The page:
Former President, John Agyekum Kufuor, has expressed deep concern about the country’s ageing cocoa farmer population, pointing out that the situation does not auger well for the sustainability of the cocoa sector.
As chairman for the maiden Green Ghana Lecture series of the Kuapa Kokoo Co-operative Farmers and Marketing Union Limited in Accra last Wednesday, Mr Kufuor said, “According to the COCOBOD, the average age of the cocoa farmer in Ghana is 51 years as of 2015, which is not good for a country with a youthful population as ours.”
The lecture, which attracted players in the cocoa industry, including farmers, was on the theme; “Empowering and attracting the second generation farmers in a Ghana Beyond Aid,” and was organised with the support of Millennium Promise Alliance, an international non-profit organisation committed to accelerating the achievement of the Sustainable Development Goals and the eradication of extreme poverty, hunger, and preventable disease.
Cocoa and Ghana
Mr Kufuor said he was happy that his government, between 2001 and 2008, instituted very ambitious and sustainable policies that had revamped the cocoa industry.
“The mass cocoa spraying exercises, the subsidised fertilisers, the upgrade of the farmers’ price among others, have led to an increase in cocoa production,” he said, and added that the present government was also instituting pragmatic policies to revamp the cocoa sector.
“Cocoa is the mainstay of Ghana’s economy and has been since the colonial era, in fact from the 1920s. Today, Ghana produces up to 800,000 tons of premium cocoa annually, second globally only to Cote d’Ivoire.
“This combination of history and economic reputation now as a lower middle income country places cocoa at the centre of the Ghanaian agricultural identity,” Mr Kufuor said and commended Kuapa Kokoo for the path that it was charting.
The former President also congratulated Kuapa Kokoo for establishing strong systems that had been resilient over the years and had led to their attainment of 25 years in the cocoa industry.
Mr Kufuor said instituting the Green Lecture series would engender debates and create a platform where ideas would be shared to make the cocoa industry even better.
Young women in cocoa farming
Reacting to the former President’s concern about the ageing farmer population in her welcome address, the President of Kuapa Kokoo, Madam Fatima Ali, said having realised on her assumption of office that only 35 per cent of the over 100,000 cocoa farmers were women whose ages averaged 50 years, a project was designed in 2016 to attract young women into farming.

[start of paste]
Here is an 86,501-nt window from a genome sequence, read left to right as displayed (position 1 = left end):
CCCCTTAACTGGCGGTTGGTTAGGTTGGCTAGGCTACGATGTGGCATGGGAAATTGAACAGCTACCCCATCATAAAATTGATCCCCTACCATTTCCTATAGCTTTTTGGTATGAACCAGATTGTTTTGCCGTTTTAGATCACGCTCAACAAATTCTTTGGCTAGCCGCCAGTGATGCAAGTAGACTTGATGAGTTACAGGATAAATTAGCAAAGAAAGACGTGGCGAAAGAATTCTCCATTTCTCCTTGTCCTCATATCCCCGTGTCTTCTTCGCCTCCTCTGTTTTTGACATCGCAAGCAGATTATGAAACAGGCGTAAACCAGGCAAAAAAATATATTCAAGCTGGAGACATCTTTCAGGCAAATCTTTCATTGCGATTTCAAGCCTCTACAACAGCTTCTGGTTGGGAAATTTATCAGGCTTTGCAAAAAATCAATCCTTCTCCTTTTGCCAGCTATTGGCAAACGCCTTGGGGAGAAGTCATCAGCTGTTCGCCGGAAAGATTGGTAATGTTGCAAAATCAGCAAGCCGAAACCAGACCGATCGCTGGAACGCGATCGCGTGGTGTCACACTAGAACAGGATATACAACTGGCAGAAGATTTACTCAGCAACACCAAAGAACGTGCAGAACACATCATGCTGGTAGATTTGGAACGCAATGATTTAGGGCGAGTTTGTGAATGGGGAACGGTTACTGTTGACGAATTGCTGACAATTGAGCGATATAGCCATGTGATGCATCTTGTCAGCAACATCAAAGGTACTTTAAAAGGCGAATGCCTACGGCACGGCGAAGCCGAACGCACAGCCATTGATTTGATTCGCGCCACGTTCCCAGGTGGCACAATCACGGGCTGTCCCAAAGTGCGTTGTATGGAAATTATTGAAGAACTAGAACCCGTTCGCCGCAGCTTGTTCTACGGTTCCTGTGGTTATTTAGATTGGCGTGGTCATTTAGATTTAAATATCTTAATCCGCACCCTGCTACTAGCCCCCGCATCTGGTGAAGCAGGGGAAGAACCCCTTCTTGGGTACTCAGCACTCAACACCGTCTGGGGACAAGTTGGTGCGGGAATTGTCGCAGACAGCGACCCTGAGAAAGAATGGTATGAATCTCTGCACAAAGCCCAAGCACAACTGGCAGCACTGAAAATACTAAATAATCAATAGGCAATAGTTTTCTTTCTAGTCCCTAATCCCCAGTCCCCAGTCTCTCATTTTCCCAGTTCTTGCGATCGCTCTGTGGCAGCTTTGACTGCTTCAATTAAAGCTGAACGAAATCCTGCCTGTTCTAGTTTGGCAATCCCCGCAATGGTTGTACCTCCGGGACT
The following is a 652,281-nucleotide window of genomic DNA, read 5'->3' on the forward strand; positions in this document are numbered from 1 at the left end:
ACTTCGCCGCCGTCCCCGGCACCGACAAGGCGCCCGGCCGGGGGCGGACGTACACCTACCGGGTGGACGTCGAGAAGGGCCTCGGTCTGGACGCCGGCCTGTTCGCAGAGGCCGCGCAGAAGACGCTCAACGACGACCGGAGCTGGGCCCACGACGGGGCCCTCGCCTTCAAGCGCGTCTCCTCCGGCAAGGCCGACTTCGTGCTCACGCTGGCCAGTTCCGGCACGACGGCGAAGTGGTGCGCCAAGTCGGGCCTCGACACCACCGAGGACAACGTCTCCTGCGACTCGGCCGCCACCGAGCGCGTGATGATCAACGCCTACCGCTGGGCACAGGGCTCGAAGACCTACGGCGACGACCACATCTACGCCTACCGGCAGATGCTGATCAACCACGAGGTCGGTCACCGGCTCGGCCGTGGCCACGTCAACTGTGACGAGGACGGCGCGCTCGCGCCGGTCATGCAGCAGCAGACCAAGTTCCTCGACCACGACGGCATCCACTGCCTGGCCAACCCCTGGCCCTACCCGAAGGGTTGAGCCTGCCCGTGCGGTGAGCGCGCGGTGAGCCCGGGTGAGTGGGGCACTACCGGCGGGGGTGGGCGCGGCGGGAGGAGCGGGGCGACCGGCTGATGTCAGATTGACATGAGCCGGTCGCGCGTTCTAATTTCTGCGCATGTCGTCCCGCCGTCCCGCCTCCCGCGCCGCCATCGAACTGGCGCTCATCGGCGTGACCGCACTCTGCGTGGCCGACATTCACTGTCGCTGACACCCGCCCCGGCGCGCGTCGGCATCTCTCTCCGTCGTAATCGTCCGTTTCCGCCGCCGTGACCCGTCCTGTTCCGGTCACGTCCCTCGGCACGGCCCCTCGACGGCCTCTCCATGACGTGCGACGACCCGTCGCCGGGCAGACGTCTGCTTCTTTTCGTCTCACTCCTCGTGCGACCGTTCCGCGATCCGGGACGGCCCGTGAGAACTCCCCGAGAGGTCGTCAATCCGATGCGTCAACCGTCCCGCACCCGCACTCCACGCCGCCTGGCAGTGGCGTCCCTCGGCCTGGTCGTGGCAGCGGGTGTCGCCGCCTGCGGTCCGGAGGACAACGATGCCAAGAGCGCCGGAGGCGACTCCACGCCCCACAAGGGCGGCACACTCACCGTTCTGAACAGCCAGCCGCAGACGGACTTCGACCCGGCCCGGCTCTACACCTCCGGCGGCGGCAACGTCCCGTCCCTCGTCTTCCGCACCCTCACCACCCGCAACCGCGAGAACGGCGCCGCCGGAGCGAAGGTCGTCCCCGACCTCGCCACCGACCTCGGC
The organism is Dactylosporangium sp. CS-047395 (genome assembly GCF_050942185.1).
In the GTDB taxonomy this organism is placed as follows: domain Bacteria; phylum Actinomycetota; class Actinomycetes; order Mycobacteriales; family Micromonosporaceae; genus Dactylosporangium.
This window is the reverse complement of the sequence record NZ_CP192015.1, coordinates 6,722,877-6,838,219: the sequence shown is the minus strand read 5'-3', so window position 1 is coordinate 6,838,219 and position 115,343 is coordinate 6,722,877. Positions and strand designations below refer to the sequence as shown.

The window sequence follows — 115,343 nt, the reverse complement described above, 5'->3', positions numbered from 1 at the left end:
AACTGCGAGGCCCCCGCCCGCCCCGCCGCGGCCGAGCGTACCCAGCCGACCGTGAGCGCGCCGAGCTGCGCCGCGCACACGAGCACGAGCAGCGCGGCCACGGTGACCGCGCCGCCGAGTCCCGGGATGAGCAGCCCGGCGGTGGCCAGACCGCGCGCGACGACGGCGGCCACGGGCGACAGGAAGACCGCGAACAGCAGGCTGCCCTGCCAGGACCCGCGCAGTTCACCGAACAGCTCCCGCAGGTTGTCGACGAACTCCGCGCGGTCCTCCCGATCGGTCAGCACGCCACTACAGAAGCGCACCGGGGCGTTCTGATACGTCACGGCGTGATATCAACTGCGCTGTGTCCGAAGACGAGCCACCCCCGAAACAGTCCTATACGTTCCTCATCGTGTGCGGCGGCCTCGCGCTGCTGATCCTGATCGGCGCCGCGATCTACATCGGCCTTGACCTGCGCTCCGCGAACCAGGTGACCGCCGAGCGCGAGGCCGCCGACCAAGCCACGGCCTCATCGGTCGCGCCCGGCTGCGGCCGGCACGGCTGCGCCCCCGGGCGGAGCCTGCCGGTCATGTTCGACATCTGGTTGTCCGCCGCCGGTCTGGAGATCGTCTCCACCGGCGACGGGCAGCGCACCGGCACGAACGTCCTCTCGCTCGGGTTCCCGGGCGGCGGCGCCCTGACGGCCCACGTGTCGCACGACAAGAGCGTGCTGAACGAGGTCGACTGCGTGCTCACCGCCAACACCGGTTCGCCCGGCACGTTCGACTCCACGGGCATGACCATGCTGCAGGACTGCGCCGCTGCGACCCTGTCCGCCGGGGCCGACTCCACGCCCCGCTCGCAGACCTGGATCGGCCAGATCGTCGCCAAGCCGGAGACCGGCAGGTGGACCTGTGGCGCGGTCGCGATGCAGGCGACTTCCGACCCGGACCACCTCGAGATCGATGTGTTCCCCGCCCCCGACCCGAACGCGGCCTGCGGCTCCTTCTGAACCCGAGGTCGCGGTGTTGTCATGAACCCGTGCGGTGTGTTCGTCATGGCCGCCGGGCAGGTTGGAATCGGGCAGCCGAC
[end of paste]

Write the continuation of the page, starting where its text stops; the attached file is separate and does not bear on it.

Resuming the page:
Known as the Young Women in Cocoa Production Project (YWCP), she said the project was currently being piloted in five selected areas in Kuapa Kokoo’s catchment area and was designed to capture both educated and uneducated women into cocoa farming.
Under the project, young women are sensitised to entrepreneurship, farming as a business, farmland acquisition, as well as other opportunities in cocoa farming and also equipped with knowledge and skills to deal with cultural barriers.
Madam Ali said the project, which was financed from Kuapa’s own resources, “fits well with the national drive to support youth in cocoa production,” and added that it enabled them to secure improved and high-yielding cocoa pods from COCOBOD for the establishment of nurseries.
She said young women in the pilot areas had already begun making gains and becoming self sufficient from proceeds of their farms which included other crops. She, therefore, urged Mr Kufuor to help Kuapa advance its agenda of encouraging young women to go into agriculture and farming.
The Country Director of Millennium Promise, Chief Nat Nsarko, said the lecture series, which would be held annually, was aimed at bringing together all stakeholders in agribusiness to dialogue on how best to move the sector forward “to improve yields in the country if indeed we need a Ghana Beyond Aid.”
It will also seek to explain the various agricultural policies by the government for informed implementation by farmers who often do not understand those policies.
“The series is not a talk shop but an engine room where ideas will be shared and challenges such as post harvest losses and issues concerning pests will be dealt with,” he said.